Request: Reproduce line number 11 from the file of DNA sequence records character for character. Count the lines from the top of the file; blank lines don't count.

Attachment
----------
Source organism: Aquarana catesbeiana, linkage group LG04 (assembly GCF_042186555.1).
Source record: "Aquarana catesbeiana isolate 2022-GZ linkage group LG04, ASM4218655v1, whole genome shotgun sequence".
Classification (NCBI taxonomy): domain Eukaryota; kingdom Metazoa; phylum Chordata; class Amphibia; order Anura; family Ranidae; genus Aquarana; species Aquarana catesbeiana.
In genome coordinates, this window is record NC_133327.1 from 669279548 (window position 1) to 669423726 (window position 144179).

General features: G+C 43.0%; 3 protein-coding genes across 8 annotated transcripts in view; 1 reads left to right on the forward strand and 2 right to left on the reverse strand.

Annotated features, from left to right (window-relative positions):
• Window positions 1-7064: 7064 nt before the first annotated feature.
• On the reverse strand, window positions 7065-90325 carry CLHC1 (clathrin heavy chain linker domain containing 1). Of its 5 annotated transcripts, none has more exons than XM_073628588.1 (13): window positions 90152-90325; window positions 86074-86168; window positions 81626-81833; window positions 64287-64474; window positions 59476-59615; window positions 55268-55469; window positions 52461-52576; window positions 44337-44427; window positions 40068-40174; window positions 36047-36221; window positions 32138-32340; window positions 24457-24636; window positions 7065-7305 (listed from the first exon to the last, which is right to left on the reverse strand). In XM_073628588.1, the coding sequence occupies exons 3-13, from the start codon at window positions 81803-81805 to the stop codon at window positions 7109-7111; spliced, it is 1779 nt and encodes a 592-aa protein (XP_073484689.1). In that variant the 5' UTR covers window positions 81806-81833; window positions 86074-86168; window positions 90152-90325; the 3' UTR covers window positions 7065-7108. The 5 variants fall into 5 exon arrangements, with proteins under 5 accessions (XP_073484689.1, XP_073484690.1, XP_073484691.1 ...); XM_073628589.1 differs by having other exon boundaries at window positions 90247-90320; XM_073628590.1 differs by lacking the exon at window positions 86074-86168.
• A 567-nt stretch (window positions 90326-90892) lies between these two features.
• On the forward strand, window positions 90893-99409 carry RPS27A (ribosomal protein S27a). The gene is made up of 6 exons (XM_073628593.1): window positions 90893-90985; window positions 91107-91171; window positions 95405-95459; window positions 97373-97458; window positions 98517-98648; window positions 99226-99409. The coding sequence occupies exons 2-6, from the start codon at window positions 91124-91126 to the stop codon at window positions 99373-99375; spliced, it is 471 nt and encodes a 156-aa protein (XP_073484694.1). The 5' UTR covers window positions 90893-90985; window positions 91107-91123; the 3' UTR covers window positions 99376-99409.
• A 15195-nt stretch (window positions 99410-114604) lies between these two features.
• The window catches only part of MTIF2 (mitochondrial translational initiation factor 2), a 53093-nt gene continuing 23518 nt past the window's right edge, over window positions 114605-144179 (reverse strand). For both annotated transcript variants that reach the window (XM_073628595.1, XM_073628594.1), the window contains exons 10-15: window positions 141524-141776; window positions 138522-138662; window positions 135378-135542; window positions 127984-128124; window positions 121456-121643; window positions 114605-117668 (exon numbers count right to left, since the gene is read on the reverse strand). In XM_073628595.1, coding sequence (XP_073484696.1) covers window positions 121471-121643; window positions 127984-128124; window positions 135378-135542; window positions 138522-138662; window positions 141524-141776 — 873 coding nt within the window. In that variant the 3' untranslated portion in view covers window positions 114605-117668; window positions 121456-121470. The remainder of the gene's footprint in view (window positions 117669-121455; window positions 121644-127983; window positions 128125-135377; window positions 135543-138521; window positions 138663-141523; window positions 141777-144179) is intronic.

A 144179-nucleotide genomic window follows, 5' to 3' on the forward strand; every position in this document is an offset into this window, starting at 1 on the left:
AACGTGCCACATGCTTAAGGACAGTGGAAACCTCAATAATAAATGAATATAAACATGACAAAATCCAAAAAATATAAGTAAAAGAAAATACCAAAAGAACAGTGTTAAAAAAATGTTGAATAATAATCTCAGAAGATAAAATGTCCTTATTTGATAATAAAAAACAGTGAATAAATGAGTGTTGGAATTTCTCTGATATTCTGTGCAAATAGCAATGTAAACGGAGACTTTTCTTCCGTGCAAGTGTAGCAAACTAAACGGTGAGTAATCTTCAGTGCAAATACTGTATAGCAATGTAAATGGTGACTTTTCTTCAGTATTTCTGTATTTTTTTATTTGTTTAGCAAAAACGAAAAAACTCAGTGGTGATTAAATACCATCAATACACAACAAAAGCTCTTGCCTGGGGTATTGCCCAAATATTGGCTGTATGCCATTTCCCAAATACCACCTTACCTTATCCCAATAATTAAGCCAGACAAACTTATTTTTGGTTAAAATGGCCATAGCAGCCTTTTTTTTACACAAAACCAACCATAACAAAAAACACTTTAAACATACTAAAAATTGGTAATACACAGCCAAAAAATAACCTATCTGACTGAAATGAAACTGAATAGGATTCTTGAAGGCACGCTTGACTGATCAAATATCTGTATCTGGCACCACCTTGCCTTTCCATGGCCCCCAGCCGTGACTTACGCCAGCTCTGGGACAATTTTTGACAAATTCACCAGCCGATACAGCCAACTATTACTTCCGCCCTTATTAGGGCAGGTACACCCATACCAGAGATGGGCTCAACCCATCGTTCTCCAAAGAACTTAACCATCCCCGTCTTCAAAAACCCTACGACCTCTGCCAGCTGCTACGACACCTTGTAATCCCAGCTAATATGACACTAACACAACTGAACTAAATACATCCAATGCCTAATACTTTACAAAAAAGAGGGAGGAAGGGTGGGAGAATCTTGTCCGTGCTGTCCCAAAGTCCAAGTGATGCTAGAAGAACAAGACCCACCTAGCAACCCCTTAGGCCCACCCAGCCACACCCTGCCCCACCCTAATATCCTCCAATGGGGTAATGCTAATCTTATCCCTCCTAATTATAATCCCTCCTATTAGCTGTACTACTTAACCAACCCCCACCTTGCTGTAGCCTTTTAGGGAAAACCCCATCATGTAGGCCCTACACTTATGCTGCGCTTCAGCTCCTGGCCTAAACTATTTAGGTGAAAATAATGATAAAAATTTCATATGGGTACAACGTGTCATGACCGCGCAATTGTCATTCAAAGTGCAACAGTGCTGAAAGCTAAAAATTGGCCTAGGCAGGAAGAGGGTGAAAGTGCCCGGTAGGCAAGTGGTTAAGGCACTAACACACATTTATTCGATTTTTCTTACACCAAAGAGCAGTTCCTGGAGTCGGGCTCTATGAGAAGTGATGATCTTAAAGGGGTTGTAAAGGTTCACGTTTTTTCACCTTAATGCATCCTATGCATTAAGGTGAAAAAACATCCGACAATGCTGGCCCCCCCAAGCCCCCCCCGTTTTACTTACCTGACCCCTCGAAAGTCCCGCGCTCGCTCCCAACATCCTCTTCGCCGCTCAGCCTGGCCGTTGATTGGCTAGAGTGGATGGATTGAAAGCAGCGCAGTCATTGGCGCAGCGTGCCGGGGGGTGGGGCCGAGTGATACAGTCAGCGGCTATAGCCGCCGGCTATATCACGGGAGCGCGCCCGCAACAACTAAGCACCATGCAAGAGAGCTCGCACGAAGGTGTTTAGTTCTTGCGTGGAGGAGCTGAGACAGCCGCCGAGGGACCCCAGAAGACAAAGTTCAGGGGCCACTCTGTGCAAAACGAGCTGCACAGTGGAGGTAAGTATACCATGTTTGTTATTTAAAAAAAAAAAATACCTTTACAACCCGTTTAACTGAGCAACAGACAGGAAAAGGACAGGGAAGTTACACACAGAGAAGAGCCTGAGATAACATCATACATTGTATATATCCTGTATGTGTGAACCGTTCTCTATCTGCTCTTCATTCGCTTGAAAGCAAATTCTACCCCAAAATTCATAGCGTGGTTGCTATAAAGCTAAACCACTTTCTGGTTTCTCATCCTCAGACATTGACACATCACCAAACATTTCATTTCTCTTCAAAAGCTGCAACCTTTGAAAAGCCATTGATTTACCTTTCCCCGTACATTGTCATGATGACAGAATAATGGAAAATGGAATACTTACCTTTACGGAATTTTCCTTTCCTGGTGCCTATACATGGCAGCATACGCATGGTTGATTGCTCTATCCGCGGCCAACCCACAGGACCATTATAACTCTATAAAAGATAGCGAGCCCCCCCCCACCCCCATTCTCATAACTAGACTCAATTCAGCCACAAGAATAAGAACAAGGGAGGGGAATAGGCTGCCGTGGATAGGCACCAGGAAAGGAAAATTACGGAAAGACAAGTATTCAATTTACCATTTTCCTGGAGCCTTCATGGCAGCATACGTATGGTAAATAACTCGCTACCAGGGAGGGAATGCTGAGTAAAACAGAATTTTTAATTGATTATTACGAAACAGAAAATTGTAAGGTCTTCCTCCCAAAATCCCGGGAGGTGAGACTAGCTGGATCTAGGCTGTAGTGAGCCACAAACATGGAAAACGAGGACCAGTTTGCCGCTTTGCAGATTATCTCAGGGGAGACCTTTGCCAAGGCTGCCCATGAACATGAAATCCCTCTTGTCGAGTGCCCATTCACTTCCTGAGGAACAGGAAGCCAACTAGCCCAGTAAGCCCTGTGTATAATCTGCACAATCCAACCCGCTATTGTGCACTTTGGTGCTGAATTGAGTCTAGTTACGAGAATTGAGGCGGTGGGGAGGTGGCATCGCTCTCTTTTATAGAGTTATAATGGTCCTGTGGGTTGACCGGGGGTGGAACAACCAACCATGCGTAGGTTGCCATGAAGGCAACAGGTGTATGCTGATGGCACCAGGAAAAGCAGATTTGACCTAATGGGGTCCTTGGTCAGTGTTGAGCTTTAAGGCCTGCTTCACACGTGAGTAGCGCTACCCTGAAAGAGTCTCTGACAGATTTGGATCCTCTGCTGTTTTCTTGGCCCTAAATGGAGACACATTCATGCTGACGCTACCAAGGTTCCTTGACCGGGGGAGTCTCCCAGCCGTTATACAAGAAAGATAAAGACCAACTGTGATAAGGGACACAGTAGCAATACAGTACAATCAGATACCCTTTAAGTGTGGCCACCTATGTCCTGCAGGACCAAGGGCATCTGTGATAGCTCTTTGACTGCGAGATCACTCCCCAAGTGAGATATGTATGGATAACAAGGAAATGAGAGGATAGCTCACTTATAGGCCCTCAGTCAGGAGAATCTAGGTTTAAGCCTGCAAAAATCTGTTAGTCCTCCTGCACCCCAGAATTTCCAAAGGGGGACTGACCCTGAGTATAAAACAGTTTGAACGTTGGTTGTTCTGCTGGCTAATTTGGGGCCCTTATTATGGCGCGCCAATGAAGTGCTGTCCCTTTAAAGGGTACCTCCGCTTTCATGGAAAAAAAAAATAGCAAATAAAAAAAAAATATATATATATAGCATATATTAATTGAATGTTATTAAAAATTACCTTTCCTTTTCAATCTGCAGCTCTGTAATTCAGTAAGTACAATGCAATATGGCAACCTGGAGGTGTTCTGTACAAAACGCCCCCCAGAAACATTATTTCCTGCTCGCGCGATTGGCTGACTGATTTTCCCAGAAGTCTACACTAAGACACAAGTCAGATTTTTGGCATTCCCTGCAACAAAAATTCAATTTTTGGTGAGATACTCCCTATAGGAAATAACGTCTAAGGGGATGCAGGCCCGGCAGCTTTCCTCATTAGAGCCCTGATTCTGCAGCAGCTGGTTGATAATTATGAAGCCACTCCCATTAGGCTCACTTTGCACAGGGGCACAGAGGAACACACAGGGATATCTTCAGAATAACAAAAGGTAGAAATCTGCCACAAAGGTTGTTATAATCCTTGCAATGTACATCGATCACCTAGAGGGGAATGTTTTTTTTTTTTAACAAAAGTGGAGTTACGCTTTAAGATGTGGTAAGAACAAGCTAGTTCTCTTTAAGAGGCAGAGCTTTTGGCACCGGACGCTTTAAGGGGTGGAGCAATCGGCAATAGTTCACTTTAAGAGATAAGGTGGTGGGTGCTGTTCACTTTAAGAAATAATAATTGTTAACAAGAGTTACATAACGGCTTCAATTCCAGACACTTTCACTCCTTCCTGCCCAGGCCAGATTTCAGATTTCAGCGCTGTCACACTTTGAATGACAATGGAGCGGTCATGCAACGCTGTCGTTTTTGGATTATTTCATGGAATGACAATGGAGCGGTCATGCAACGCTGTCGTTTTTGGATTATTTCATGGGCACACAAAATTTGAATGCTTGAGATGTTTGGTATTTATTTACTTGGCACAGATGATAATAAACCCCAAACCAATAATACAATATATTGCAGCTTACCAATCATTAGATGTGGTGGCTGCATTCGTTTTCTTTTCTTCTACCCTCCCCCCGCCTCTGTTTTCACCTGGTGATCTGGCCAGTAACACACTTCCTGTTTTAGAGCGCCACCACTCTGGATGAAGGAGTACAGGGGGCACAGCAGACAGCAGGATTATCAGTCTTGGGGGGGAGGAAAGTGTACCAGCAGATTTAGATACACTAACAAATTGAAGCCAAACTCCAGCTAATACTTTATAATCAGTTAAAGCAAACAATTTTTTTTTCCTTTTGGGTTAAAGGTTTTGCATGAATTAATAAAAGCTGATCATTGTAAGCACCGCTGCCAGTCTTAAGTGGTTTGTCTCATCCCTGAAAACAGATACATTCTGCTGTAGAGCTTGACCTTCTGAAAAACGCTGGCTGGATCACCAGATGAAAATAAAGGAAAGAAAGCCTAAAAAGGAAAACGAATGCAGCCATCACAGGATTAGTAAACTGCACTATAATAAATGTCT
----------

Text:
• A 15195-nt stretch (window positions 99410-114604) lies between these two features.